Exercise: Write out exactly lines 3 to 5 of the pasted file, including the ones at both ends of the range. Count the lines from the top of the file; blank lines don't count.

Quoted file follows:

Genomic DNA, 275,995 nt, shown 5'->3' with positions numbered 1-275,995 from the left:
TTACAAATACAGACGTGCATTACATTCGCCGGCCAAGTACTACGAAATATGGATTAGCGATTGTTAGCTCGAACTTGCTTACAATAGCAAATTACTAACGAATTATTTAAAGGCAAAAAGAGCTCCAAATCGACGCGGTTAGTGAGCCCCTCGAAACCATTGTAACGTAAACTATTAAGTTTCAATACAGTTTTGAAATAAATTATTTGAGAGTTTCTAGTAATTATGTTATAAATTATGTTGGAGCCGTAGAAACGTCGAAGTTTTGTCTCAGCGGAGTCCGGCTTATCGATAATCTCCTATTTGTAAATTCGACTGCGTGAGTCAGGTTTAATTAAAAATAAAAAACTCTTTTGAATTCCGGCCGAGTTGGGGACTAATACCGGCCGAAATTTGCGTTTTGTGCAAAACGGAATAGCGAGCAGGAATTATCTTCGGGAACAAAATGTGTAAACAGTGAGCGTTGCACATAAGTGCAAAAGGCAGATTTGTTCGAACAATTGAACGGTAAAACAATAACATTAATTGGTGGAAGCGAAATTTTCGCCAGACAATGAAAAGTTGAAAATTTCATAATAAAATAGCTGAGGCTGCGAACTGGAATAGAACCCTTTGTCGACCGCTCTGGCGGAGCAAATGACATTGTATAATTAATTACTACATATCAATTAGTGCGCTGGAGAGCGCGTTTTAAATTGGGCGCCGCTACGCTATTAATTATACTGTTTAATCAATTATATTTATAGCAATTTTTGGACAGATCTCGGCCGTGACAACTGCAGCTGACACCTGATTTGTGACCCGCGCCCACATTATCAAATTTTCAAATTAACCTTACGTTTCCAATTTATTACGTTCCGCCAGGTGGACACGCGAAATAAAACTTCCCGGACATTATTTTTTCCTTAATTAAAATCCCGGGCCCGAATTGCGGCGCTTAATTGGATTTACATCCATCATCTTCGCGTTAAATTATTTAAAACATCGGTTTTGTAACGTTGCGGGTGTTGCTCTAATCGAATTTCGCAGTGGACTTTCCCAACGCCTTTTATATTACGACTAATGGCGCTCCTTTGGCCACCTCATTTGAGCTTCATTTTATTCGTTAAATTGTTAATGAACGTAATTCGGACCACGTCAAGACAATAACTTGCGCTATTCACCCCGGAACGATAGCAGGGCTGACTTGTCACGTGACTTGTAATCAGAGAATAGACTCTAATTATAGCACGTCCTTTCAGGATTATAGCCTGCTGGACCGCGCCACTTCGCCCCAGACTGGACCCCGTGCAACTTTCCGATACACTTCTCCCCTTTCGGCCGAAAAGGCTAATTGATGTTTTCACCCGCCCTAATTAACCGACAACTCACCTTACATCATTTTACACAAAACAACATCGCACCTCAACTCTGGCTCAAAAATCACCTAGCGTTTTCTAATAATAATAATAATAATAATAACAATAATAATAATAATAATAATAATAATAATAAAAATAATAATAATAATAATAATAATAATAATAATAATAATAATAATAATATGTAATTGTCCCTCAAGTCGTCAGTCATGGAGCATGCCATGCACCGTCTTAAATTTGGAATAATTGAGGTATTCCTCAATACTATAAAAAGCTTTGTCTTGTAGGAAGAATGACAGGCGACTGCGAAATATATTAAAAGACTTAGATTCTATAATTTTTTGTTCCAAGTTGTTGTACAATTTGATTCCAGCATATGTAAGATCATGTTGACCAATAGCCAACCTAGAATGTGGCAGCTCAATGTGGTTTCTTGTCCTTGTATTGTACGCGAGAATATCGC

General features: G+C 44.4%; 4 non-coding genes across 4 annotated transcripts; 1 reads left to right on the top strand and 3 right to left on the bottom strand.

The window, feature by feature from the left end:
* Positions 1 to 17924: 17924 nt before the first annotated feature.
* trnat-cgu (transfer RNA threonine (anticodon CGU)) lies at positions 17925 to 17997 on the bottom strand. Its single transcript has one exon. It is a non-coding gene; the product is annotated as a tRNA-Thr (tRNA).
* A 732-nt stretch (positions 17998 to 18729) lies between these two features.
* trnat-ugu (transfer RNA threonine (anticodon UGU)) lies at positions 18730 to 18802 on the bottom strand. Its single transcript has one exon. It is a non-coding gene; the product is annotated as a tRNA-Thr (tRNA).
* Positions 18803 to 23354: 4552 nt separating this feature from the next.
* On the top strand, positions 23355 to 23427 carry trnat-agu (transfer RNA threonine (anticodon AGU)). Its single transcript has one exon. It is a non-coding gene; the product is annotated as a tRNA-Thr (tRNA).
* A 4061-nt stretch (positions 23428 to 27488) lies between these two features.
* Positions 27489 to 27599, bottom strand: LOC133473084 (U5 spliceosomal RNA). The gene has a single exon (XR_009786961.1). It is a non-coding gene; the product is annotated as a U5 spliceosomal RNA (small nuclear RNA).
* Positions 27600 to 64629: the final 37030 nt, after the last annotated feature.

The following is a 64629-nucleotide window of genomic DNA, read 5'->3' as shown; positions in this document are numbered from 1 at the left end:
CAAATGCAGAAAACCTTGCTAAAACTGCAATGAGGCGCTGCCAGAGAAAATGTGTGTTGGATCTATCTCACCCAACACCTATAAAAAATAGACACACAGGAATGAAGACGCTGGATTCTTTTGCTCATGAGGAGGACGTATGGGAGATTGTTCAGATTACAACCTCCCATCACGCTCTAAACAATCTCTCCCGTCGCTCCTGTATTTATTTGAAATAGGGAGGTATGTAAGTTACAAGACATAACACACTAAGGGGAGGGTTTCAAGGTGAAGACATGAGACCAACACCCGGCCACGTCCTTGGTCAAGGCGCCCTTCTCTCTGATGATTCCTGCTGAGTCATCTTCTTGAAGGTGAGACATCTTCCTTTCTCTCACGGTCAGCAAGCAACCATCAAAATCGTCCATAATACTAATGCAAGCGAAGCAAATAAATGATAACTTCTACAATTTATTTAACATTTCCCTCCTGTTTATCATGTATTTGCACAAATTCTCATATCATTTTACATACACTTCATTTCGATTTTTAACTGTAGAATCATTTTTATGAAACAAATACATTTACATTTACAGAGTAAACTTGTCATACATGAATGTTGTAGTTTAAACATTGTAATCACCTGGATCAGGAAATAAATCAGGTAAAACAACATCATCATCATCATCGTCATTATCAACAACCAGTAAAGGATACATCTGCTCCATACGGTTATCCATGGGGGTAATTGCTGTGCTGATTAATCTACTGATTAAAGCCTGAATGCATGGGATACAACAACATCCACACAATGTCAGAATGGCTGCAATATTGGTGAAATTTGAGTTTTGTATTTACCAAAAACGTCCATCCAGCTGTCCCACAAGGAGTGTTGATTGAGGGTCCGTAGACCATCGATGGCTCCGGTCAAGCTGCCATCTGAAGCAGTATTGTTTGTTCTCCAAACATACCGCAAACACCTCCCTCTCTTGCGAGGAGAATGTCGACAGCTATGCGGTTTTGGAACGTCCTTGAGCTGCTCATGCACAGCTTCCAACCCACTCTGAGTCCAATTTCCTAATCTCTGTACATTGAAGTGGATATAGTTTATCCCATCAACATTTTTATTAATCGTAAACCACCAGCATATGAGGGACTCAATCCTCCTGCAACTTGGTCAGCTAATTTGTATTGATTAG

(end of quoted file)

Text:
General features: G+C 44.4%; 4 non-coding genes across 4 annotated transcripts; 1 reads left to right on the top strand and 3 right to left on the bottom strand.

The window, feature by feature from the left end:
* Positions 1 to 17924: 17924 nt before the first annotated feature.